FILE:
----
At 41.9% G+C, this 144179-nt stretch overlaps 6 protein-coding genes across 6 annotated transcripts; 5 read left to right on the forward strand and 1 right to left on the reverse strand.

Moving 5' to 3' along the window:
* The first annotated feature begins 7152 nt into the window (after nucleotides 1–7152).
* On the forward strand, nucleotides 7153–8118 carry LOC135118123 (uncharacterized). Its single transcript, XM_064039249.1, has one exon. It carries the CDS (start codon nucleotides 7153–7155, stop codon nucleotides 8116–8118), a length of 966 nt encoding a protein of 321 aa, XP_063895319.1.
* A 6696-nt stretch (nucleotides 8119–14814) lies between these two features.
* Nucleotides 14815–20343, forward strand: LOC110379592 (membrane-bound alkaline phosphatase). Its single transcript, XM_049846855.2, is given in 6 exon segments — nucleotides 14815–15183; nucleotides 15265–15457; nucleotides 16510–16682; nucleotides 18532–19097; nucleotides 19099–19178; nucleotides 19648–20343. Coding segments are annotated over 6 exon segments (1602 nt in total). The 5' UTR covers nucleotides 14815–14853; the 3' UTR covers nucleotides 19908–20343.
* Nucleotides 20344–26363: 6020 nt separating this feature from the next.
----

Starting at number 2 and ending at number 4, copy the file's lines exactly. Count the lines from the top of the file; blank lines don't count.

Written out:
Moving 5' to 3' along the window:
* The first annotated feature begins 7152 nt into the window (after nucleotides 1–7152).
* On the forward strand, nucleotides 7153–8118 carry LOC135118123 (uncharacterized). Its single transcript, XM_064039249.1, has one exon. It carries the CDS (start codon nucleotides 7153–7155, stop codon nucleotides 8116–8118), a length of 966 nt encoding a protein of 321 aa, XP_063895319.1.